Question From an economist's point of view, "market exchange" is defined by A.the purchase of goods in a marketplace. B.the buying and selling of goods and services whose value is determined by supply and demand. C.the role of middlemen who bring buyers and sellers together. D.face-to-face bargaining for goods and services. E.the role of multinational corporations.
Answer: B From an economist's point of view, "market exchange" is defined by the buying and selling of goods and services whose value is determined by supply and demand.
Potlach A ceremonial event practiced by Northwest Coast native American groups in which a village chief publicly gives away stockpiled food and other goods while generating prestige for themselves. Potlatch tribes were foragers but lived in sedentary villages and had chiefs (lived in a rich environment).
Potlatch Usually held in connection with events such as marriages, house building, funerals, etc. Extravagant and lavish preparations including large food preparation & the creation of masks & art work are made by the host as gifts for the guests.
Potlatch Potlatchs are a significant representation of the host’s status and the display of rank & title. In return for giving away food and wealth they get recognition of their status and that of their lineage. Potlatches become very competitive. Aspiring leaders use competitive potlatching to move up the system.
Results of the Potlach Potlatches were once interpreted as wasteful displays generated by culturally induced mania for prestige, but these customs are adaptive, allowing adjustment for alternating periods of local abundance and shortage. The Potlatch also works as a Leveling Mechanism: A societal obligation compelling a family to distribute goods so that no one accumulates more wealth than anyone else.
Question ____________ are/is important in societies where the accumulation of wealth or property could upset the more-or-less egalitarian social order. A.Cooperative work groups B.Conspicuous consumption C.Leveling mechanisms D.Balanced reciprocity E.Barter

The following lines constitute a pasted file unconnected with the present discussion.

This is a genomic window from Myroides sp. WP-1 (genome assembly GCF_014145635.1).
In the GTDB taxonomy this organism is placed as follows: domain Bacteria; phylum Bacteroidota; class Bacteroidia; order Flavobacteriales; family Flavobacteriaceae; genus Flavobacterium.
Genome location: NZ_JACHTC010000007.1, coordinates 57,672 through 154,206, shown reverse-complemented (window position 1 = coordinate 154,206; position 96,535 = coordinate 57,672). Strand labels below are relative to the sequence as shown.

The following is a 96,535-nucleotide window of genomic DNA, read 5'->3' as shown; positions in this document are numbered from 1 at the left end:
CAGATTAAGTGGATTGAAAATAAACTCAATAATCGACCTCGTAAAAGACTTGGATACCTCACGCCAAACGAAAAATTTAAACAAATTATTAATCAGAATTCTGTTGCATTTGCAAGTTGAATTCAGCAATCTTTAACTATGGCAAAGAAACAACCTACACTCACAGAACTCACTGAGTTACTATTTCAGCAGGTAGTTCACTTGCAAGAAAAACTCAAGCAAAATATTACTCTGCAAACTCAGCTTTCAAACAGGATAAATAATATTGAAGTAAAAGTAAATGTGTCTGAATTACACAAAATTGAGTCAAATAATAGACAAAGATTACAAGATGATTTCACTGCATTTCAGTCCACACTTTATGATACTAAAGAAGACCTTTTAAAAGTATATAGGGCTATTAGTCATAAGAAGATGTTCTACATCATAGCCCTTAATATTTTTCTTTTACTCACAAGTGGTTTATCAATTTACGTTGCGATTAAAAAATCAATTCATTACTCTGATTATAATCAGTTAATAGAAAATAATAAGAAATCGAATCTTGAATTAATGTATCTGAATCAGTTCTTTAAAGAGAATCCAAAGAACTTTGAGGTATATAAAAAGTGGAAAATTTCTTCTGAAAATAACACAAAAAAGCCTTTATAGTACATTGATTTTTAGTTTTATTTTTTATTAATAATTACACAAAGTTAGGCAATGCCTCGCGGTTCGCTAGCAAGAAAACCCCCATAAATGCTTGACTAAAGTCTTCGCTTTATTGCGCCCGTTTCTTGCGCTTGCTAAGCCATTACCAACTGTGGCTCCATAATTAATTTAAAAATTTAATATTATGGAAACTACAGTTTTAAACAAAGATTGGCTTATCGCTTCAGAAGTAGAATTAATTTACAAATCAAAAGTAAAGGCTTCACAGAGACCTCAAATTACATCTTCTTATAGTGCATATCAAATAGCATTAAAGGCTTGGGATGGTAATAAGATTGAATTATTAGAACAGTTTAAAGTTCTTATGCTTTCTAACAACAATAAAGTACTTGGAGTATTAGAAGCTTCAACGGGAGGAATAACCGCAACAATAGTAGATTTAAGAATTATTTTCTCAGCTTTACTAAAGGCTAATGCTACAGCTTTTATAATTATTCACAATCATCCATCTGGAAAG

Answer: C Leveling mechanisms are/is important in societies where the accumulation of wealth or property could upset the more-or-less egalitarian social order.
Money Anything used to make payments for other things (goods or labor) as well as to measure their value; may be special purpose or multipurpose.
World Trade Organization A crowd of protesters demonstrating against World Trade Organization (WTO) policies that favor rich countries over poor ones during the organization’s December 2005 meeting in Hong Kong. Established in 1995 and headquartered in Geneva, the WTO is the only global international organization with rules of trade among its 150 member countries.
Malthusian catastrophe Is a return to subsistence-level conditions as a result of population growth outpacing agricultural production. - the growth of the population will eventually reach the limit of the resource base. In 2007 The New York Times claimed that the industrial revolution had enabled the modern world to break out of the Malthusian Trap. In 2008 the Wall Street Journal pointed out various limited resources may soon limit human population growth because of a widespread belief in the importance of prosperity for every individual and the rising consumption trends of large developing nations such as China & India.
World Population Estimates & Food Production In 1943 the U.S. imported half it’s wheat. In 1945 it established research station to increase wheat production to feed the rapidly expanding population. By 1956 the “Green Revolution” had made the US self-sufficient. By 1964 the US exported half a million tons of wheat.
Malthusian Catastrophie By 2000, children in developing countries were dying at a high rate from strictly preventable diseases. Data demonstrates the world’s food production has peaked in some of the very regions where food is needed the most; result famine. China loses arable land at a rate of 2,500 sq km per year. 30% of land in Madagascar previously regarded as arable is irreversibly barren.